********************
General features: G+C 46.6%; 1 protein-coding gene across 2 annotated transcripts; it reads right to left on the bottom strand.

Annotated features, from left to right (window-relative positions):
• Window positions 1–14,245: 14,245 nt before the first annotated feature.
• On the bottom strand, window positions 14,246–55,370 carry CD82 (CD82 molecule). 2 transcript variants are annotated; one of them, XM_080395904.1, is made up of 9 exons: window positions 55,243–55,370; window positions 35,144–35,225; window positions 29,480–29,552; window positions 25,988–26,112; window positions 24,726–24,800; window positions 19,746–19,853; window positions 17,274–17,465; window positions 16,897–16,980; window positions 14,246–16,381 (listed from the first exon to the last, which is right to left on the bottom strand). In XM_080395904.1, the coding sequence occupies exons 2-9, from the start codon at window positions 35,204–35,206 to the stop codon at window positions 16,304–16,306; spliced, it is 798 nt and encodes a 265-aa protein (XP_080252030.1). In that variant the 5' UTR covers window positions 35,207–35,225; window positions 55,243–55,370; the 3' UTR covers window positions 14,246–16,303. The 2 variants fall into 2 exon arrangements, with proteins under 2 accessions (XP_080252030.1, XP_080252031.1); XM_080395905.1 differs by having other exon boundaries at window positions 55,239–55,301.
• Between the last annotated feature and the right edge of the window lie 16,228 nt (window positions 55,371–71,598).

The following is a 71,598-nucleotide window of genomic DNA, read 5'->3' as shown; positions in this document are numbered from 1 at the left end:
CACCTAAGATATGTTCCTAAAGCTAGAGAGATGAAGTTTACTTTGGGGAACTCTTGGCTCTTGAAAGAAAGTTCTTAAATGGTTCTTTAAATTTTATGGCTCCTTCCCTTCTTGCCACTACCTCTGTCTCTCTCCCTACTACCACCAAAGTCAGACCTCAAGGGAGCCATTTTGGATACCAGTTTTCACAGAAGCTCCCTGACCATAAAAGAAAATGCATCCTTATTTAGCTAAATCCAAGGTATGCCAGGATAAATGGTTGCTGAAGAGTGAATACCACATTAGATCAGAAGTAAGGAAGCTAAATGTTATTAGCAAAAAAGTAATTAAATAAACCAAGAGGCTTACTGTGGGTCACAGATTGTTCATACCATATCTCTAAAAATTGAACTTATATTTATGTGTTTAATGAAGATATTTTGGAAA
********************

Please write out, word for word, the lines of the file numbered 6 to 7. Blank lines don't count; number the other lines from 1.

The following is a 71,598-nucleotide window of genomic DNA, read 5'->3' as shown; positions in this document are numbered from 1 at the left end:
CACCTAAGATATGTTCCTAAAGCTAGAGAGATGAAGTTTACTTTGGGGAACTCTTGGCTCTTGAAAGAAAGTTCTTAAATGGTTCTTTAAATTTTATGGCTCCTTCCCTTCTTGCCACTACCTCTGTCTCTCTCCCTACTACCACCAAAGTCAGACCTCAAGGGAGCCATTTTGGATACCAGTTTTCACAGAAGCTCCCTGACCATAAAAGAAAATGCATCCTTATTTAGCTAAATCCAAGGTATGCCAGGATAAATGGTTGCTGAAGAGTGAATACCACATTAGATCAGAAGTAAGGAAGCTAAATGTTATTAGCAAAAAAGTAATTAAATAAACCAAGAGGCTTACTGTGGGTCACAGATTGTTCATACCATATCTCTAAAAATTGAACTTATATTTATGTGTTTAATGAAGATATTTTGGAAA